The Million Dollar Sunday tournaments on the Winning Poker Network (WPN) have never managed to reach that million dollar guarantee, which why they will no longer be Million Dollar Sundays. While there has been no official announcement on its website, WPN has decided to chop the million dollar guarantee in half to $500,000. At the same time, though, the promotion will be extended an extra two weeks, doubling the number of “Million Dollar” Sundays remaining so that the total guaranteed prize money will stay at $2 million.
It has been a struggle for the network, which includes such poker rooms as True Poker, Poker Host, and America’s Cardroom, ever since it made the bold move to become the first U.S.-facing poker network since Black Friday to offer a million dollar guaranteed tournament. Its first attempt was back in December, but the network was hit with a Distributed Denial of Service (DDoS) attack right when the event began. The DDoS attacks started a couple weeks beforehand, but stopped in the days leading up to the tournament, so network officials thought they were in the clear. They were very wrong. The attacks caused tables to freeze, players to be disconnected, and prevented players from registering. WPN staff paused the tournament several times to try to get things under control, but they couldn’t, so WPN CEO Phil Nagy made the executive decision to cancel the tournament after it was already running and refund all buy-ins and fees.
The tournament was rescheduled for February and was successful. Possibly because of that, the network decided to run more of these million dollar guarantees, so it scheduled five for the fall; one in September and then one each Sunday in October. When the September tournament started, the DDoS attacks came back, causing similar problems as before. Phil Nagy went on Twitch to keep players apprised of the situation and even revealed that he had received a ransom communication from the attacker, which Nagy didn’t even consider. Fortunately, the network weathered the storm and the tournament was able to finish.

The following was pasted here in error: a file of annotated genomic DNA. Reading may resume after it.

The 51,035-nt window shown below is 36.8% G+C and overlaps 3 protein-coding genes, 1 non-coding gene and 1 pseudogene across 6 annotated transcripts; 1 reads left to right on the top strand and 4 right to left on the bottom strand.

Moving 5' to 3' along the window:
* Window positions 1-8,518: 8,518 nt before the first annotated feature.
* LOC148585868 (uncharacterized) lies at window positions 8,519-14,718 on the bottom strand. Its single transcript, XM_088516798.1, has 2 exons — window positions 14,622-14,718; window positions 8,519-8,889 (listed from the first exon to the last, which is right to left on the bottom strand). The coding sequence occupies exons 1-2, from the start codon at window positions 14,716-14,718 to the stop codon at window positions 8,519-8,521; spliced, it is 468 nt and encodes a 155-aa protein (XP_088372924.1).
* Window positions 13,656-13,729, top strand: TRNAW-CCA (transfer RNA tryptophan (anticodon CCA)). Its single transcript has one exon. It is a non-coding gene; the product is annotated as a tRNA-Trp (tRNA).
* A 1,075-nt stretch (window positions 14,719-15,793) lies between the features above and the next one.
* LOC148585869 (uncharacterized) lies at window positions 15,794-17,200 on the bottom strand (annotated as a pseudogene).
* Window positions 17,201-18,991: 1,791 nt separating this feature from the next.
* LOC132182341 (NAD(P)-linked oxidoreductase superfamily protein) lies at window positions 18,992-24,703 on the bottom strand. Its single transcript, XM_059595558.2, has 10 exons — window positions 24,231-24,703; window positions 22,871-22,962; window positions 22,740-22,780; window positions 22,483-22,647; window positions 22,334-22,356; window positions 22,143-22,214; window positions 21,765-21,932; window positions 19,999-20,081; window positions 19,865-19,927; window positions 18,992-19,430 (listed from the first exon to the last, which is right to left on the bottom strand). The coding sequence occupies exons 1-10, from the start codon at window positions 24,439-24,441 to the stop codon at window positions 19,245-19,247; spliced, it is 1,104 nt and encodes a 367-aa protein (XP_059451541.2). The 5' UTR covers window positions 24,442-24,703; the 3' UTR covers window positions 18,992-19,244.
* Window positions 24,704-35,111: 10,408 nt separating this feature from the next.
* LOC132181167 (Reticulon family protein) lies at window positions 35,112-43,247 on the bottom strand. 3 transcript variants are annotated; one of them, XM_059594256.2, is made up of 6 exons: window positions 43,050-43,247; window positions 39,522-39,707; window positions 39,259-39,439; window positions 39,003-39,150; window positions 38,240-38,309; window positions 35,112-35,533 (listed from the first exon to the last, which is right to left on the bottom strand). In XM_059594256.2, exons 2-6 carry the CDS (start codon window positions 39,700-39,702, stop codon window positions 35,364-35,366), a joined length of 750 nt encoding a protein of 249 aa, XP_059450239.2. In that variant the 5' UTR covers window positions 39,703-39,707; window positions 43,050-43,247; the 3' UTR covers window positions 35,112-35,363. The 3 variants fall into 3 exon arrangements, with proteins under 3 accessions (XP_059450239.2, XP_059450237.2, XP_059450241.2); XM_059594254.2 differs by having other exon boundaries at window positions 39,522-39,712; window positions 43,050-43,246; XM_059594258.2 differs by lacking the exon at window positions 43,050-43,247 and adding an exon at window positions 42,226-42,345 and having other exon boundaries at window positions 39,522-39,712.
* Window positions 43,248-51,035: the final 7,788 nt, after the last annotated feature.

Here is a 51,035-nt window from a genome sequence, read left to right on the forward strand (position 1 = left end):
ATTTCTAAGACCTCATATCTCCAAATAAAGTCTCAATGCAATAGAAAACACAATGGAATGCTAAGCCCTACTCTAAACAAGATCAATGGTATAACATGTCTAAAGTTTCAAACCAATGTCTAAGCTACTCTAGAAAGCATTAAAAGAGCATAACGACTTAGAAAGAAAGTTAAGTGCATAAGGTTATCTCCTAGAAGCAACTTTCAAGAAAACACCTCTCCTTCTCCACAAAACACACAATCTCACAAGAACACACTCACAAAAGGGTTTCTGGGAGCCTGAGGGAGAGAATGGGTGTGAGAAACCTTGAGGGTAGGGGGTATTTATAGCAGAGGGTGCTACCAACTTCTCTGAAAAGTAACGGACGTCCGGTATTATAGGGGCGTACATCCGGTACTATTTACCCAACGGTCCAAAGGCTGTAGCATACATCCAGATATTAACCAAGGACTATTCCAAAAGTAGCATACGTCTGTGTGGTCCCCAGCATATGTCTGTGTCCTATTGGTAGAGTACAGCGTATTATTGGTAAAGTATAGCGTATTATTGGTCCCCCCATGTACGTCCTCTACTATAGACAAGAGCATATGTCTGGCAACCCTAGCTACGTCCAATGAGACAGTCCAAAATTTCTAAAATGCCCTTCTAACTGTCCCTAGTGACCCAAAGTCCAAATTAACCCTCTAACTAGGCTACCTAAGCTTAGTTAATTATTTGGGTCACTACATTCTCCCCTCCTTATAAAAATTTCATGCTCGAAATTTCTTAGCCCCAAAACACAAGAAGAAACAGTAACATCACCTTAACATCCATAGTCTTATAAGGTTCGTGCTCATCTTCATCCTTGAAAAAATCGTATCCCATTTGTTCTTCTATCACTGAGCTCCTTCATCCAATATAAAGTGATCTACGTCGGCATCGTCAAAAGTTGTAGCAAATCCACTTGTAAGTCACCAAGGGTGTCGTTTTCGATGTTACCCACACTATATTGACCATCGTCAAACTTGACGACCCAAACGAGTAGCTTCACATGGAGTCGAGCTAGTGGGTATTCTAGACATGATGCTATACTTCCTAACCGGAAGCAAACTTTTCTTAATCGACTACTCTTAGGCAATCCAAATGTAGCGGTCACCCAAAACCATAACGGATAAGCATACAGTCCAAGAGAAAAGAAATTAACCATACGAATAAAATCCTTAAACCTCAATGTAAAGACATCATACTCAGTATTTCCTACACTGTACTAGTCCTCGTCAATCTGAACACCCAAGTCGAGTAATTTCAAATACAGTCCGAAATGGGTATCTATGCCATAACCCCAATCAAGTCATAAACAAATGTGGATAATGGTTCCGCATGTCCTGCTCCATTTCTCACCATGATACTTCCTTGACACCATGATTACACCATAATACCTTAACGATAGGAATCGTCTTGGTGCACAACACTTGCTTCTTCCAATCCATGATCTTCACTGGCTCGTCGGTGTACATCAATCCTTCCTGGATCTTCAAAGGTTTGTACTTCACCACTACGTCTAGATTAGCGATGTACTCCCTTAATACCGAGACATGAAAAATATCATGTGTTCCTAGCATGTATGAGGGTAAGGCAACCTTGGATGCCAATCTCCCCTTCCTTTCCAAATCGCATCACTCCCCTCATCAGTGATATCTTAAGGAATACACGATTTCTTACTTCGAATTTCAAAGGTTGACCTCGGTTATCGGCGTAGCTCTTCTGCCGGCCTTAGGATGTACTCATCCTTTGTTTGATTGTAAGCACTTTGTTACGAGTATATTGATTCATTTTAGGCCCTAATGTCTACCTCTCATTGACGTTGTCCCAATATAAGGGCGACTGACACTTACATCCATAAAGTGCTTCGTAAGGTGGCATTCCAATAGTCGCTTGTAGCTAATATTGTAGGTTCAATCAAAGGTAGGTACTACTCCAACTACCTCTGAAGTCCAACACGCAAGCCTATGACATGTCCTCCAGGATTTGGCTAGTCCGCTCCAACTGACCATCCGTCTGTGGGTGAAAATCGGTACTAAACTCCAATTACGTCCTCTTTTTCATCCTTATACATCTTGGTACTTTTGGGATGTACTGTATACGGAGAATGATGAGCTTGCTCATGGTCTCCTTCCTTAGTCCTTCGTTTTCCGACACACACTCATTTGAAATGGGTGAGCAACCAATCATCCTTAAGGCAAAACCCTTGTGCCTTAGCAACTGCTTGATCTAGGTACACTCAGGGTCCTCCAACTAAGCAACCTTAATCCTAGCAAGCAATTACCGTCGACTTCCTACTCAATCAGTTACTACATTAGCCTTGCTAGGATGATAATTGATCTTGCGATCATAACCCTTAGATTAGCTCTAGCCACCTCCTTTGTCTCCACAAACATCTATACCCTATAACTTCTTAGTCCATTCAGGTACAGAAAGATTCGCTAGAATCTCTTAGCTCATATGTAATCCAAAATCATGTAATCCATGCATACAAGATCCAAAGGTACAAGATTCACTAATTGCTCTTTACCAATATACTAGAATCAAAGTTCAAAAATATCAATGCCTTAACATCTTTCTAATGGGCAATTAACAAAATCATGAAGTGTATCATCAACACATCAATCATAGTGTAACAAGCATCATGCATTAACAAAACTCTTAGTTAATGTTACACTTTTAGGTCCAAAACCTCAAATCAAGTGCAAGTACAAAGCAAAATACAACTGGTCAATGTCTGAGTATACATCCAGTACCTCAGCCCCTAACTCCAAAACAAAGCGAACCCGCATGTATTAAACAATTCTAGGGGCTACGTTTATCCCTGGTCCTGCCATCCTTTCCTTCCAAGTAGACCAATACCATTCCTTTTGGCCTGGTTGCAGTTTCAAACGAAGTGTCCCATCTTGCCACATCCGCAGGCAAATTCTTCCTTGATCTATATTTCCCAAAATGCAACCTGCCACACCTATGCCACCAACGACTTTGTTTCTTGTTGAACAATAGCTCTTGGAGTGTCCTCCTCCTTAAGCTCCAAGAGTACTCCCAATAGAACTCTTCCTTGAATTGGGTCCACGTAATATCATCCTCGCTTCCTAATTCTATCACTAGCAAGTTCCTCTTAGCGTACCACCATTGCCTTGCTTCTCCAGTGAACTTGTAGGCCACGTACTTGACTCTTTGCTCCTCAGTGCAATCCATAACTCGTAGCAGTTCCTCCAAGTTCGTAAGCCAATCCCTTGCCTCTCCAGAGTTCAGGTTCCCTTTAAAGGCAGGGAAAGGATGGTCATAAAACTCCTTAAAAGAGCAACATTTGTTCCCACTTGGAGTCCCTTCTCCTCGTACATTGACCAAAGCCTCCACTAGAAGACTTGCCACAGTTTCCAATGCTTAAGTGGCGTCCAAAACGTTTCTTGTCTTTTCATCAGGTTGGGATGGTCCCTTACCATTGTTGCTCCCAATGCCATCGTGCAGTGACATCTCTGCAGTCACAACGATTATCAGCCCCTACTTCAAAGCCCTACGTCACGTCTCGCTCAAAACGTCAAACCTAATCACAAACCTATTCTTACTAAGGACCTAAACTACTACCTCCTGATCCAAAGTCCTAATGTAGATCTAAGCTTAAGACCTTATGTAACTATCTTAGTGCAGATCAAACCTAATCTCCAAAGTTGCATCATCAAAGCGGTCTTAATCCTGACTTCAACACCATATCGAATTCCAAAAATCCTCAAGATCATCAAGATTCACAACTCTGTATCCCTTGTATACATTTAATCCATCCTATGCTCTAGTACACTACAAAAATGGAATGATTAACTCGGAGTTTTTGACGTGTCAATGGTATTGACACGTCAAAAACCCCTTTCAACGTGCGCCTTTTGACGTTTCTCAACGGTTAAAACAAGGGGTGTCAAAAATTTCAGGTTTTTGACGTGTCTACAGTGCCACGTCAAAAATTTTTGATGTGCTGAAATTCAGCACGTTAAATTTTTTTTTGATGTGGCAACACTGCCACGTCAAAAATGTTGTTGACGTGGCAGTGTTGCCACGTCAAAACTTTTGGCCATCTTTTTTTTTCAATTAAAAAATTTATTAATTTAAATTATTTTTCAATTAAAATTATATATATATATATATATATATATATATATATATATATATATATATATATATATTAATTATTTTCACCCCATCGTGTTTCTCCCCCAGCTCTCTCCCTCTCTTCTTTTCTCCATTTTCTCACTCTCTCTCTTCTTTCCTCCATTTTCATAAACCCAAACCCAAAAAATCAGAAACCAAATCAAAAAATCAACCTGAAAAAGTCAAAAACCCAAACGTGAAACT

Same story for the first Million Dollar Sunday in October, but there have not been any reports of any DDoS attacks from this past Sunday.
But even if the attacks have stopped, that doesn’t eliminate the fact that the network didn’t come remotely close to attracting enough players to the $540 buy-in ($500 + $40) tournament to cover the million dollar guarantee. WPN had to pay out $224,500 in overlay for the September tourney, $197,500 for the first October event, and almost $150,000 this past Sunday. Much of that could be attributed to the DDoS attacks, as they prevented players from registering and the most recent tournament saw its numbers improve without the attacks, but the WPN is likely just too small to host a million dollar guarantee.
As such, the guarantee for the remaining two events in the series has been cut to $500,000, but the network didn’t want to take away value from its players, so it added two more tournaments so that the total guarantee remains the same. The buy-in has also been cut to $270.